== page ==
There are two kinds of 1995-S proofs — the clads and the silver ones (mentioned earlier in this article).
- 1995-S clad proofs — 2,010,384 were struck, and they’re worth $3 to $5
- 1995-S silver proofs — 838,953 minted, and they’re worth $5 to $10
The most valuable 1995-S clad proof quarter was graded Proof-70 Deep Cameo by Professional Coin Grading Service and sold for $380 in 2003.
The most valuable 1995-S silver proof quarter was also graded Proof-70 Deep Cameo by Professional Coin Grading Service and sold for $386 in 2007.
1995 Error Quarter Values
Some of the most valuable 1995 quarters aren’t the perfect ones, but rather the imperfect strikes.
Errors and varieties are certainly interesting collectibles, and some 1995 quarters bearing these curiosities have traded hands for big bucks!
Let’s look at what some of these 1995 error quarters are worth:
- 1995 quarter struck on wrong planchet error — Typically worth $150 to $500, these crazy 1995 quarter errors are really hot. Coins struck on the wrong planchet look really odd. One example struck on a dime planchet sold for $646 at auction.
- 1995 doubled die quarter error — There are known doubled dies on 1995 quarters, but these are pretty rare and don’t have much marketplace history yet. Some 1995 doubled die error quarters easily take $50 to $100 if offered for sale… maybe even more.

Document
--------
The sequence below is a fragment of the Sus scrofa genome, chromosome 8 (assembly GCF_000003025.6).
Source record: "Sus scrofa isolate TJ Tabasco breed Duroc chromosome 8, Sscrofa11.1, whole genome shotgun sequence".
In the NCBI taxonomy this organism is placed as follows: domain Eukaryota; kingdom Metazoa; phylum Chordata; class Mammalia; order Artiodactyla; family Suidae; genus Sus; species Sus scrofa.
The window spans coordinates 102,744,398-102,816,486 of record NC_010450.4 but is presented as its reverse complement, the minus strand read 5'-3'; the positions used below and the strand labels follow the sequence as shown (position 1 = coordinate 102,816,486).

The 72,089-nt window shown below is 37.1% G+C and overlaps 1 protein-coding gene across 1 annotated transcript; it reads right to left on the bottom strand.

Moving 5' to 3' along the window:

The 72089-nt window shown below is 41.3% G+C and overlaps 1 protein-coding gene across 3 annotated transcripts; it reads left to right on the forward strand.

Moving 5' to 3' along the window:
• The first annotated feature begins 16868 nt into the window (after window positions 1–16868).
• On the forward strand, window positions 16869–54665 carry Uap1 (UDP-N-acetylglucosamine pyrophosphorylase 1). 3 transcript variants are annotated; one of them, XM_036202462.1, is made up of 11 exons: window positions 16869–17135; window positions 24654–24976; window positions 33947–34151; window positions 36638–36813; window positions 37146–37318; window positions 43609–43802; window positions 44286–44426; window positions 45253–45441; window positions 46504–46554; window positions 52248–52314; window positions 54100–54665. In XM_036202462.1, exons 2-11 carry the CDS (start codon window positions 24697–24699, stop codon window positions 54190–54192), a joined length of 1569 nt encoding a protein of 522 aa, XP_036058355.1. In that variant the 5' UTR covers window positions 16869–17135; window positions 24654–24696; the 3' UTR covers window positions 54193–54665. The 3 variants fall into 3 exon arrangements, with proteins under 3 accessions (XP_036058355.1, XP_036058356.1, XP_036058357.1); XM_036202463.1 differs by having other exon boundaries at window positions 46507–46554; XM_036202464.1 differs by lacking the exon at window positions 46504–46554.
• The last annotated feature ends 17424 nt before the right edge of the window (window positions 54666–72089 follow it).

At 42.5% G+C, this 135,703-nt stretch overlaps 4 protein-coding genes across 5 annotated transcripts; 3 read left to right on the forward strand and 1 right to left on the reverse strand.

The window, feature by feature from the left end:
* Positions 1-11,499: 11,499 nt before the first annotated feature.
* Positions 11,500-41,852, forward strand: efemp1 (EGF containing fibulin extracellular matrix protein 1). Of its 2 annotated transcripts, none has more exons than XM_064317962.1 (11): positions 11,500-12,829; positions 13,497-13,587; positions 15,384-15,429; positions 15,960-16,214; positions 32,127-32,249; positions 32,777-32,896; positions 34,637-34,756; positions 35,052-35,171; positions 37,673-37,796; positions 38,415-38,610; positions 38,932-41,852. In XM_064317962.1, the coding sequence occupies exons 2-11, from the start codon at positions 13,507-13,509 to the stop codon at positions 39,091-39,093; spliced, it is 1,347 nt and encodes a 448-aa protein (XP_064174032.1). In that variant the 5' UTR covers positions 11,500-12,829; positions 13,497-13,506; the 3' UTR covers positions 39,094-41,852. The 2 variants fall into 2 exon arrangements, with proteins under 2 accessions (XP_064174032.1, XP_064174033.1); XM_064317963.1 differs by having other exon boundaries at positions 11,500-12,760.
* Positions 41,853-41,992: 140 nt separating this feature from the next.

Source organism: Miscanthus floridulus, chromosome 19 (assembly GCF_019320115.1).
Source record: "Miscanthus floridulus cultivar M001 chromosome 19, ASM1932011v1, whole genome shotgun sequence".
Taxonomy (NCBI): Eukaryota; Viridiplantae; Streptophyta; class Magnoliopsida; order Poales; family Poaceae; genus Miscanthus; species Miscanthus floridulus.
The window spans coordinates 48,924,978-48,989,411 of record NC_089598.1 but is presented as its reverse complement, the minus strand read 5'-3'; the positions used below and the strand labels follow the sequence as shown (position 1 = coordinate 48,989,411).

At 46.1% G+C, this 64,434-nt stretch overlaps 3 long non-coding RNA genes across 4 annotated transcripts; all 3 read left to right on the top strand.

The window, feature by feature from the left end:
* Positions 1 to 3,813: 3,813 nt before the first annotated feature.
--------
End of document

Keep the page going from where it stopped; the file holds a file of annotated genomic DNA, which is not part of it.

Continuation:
- 1995 off-center quarter error — Values for these coins range on how much of the design is missing and whether or not the date is completely visible. Many of these off-center errors are worth $30 to $50. A 1995 off-center error quarter that is around 50% off center and shows a complete date could go for over $250.
I’m the Coin Editor here at TheFunTimesGuide. My love for coins began when I was 11 years old. I primarily collect and study U.S. coins produced during the 20th century. I’m a member of the American Numismatic Association (ANA) and the Numismatic Literary Guild (NLG) and have won multiple awards from the NLG for my work as a coin journalist. I’m also the editor at the Florida United Numismatists Club (FUN Topics magazine), and author of Images of America: The United States Mint in Philadelphia (a book that explores the colorful history of the Philadelphia Mint). I’ve contributed hundreds of articles for various coin publications including COINage, The Numismatist, Numismatic News, Coin Dealer Newsletter, Coin Values, and CoinWeek. I’ve authored nearly 1,000 articles here at The Fun Times Guide to Coins (many of them with over 50K shares), and I welcome your coin questions in the comments below!